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M4 iPad Pro review: Well, now you’re just showing off

The back of an iPad with its Apple logo centered
Enlarge / The 2024, M4-equipped 13-inch iPad Pro.

Samuel Axon

The new iPad Pro is a technical marvel, with one of the best screens I’ve ever seen, performance that few other machines can touch, and a new, thinner design that no one expected.

It’s a prime example of Apple flexing its engineering and design muscles for all to see. Since it marks the company’s first foray into OLED beyond the iPhone and the first time a new M-series chip has debuted on something other than a Mac, it comes across as a tech demo for where the company is headed beyond just tablets.

Still, it remains unclear why most people would spend one, two, or even three thousand dollars on a tablet that, despite its amazing hardware, does less than a comparably priced laptop—or at least does it a little more awkwardly, even if it’s impressively quick and has a gorgeous screen.


There are some notable design changes in the 2024 iPad Pro, but really, it’s all about the specs—and it’s a more notable specs jump than usual in a couple of areas.


First up, there’s the M4 chip. The previous iPad Pro had an M2 chip, and the latest Mac chip is the M3, so not only did the iPad Pro jump two whole generations, but this is the first time it has debuted the newest iteration of Apple Silicon. (Previously, new M-series chips launched on the Mac first and came to the iPad Pro a few months later.)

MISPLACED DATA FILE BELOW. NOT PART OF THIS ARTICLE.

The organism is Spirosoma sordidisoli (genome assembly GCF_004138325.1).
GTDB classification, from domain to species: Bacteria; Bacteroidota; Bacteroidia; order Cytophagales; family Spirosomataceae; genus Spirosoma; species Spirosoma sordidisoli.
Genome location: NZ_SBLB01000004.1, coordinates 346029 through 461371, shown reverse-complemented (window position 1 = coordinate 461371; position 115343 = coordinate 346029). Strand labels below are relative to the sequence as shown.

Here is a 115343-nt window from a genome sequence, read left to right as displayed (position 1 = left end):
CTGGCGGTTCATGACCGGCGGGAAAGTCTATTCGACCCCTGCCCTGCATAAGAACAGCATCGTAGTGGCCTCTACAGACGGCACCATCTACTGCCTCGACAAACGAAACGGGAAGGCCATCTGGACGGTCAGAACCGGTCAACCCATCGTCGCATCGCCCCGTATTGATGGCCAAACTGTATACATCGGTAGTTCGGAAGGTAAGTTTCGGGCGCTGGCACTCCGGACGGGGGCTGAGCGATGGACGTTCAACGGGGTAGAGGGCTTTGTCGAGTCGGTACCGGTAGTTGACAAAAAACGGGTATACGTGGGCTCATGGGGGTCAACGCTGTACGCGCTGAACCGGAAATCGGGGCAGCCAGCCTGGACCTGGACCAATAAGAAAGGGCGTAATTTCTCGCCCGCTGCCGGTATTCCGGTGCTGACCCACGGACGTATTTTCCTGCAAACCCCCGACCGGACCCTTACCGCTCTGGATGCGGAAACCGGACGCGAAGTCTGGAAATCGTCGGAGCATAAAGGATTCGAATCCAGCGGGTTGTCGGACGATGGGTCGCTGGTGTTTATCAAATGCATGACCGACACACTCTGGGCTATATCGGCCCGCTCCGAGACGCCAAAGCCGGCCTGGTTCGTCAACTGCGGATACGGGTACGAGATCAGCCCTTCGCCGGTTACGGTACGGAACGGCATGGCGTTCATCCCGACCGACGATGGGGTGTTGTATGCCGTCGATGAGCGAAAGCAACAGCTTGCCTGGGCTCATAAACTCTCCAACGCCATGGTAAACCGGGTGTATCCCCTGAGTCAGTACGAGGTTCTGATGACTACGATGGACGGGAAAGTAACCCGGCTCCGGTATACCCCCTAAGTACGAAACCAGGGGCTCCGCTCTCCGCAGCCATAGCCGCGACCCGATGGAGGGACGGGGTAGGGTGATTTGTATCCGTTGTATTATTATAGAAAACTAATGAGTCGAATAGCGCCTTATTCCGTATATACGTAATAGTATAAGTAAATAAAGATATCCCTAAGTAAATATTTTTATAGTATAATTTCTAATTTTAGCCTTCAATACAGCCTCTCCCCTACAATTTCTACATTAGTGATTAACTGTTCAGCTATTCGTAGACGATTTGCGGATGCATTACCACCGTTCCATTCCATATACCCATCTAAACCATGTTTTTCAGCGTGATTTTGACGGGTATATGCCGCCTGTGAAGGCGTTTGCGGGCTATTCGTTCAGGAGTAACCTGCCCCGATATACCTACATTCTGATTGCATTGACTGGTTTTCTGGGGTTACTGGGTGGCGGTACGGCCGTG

Using second-generation 3 nm tech, the M4’s top configuration has a 10-core CPU, a 10-core GPU, and a 16-core NPU. In that configuration, the 10-core CPU has four performance cores and six efficiency cores.

A lower configuration of the M4 has just nine CPU cores—three performance and six efficiency. Which one you get is tied to how much storage you buy. 256GB and 512GB models get nine CPU cores, while 1TB and 2TB get 10. Additionally, the two smaller storage sizes have 8GB of RAM to the larger ones’ 16GB.

This isn’t the first time Apple has tied RAM to storage configurations, but doing that with CPU cores is new for the iPad. Fortunately, the company is upfront about all this in its specs sheet, whereas the RAM differentiation wasn’t always clear to buyers in the past. (Both configurations claim 120GB/s memory bandwidth, though.)

Can the M4 help the iPad Pro bridge the gap between laptop and tablet? Mostly, it made me excited to see the M4 in a laptop.
Enlarge / Can the M4 help the iPad Pro bridge the gap between laptop and tablet? Mostly, it made me excited to see the M4 in a laptop.

Samuel Axon

Regardless of the specific configuration, the M4 promises substantially better CPU and GPU performance than the M2, and it supports hardware-accelerated ray-tracing via Metal, which some games and applications can take advantage of if developers put in the work to make it happen. (It looked great in a demo of Diablo Immortal I saw, but it’s unclear how often we’ll actually see it in the wild.)

Apple claims 1.5x faster CPU performance than the M2 and up to 4x faster graphics performance specifically on applications that involve new features like ray-tracing or hardware-accelerated mesh shading. It hasn’t made any specific GPU performance claims beyond those narrow cases.

A lot of both Apple’s attention and that of the media is focused on the Neural Engine, which is what Apple calls the NPU in the M-series chips. That’s because the company is expected to announce several large language model-based AI features in iOS, macOS, and iPadOS at its developer conference next month, and this is the chip that will power some of that on the iPad and Mac.

Some neat machine-learning features are already possible on the M4—you can generate audio tracks using certain instruments in your Logic Pro projects, apply tons of image optimizations to photos with just a click or two, and so on.

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